The streets of Bishkek, capital of Kyrgyztan, are unsafe. Hundreds of incidents of rat bites have been reported across the Central Asian republic. The menace is from super rats that are as big as cats, fearless, and immune to pesticides -- some scientists have reported that they actually thrive on traditional poisons. The rodents are descendants of albino rats (Rattus norvegicus), used in laboratories during the Soviet era, that escaped and bred with wild rats.
Seen in large groups on the streets of Bishkek, the rats can produce offspring (litters of about 10) at the age of three months. The large rubbish dumps around the city bazaars are ideal breeding and feeding grounds. In one year, the city has reported more than 500 cases of rat bites.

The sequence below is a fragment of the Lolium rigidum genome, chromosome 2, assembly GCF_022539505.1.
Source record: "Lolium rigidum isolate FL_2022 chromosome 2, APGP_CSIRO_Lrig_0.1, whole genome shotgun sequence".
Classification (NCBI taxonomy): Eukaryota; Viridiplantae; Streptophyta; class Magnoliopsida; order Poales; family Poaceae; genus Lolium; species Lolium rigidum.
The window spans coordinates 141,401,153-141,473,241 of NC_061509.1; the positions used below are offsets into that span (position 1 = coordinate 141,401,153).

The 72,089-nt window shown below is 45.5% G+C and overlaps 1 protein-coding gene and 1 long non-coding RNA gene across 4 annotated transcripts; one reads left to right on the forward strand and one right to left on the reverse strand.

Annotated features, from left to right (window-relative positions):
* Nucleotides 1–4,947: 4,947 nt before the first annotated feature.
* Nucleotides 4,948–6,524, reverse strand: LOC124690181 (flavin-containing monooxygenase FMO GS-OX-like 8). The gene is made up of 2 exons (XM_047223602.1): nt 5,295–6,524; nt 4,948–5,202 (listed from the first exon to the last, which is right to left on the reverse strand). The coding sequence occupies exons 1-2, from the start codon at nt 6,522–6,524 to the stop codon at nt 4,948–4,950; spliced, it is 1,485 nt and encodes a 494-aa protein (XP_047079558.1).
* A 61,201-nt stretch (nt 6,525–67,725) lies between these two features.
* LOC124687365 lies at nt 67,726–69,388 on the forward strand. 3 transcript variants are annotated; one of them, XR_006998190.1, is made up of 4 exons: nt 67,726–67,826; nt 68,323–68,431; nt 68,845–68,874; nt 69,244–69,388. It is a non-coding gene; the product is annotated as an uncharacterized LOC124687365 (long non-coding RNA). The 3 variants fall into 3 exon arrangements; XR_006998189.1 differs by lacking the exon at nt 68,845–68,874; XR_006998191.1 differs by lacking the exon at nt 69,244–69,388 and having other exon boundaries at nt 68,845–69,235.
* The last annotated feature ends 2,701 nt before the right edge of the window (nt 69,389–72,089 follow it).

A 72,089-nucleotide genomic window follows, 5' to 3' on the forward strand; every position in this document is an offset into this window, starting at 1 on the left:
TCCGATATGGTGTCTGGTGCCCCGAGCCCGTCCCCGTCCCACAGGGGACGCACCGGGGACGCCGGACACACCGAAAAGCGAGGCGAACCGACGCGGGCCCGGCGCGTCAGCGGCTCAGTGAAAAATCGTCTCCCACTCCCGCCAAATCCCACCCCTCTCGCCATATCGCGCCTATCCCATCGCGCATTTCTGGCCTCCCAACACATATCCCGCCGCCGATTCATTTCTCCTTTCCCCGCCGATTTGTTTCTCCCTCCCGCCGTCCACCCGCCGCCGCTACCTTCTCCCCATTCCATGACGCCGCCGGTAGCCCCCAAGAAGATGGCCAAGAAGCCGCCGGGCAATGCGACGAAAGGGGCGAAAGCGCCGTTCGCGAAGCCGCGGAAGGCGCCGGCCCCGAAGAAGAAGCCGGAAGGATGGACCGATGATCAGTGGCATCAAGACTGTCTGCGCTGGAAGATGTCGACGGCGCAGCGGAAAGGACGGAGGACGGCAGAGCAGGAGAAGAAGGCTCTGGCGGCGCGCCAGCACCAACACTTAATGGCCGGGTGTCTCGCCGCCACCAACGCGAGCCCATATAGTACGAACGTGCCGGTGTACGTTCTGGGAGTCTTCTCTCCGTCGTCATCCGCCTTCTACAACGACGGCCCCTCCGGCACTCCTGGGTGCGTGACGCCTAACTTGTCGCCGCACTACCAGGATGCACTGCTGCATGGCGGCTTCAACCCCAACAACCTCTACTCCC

"We have no figures for rural areas. People there don't go to doctors. The rat situation is now very bad as they carry rabies and other fatal diseases," Anara Alymkulova, senior lecturer at Kyrgyzstan's Agrarian University, told the Integrated Regional Information Network of the United Nations.
The rats in Bishkek have been found to carry rabies, the epidemiological department has reported. Rat bites can infect humans with rabies, which has a very high mortality rate. The pests are also carriers of other contagious diseases like plague, Japanese encephalitis and acute intestinal infection.
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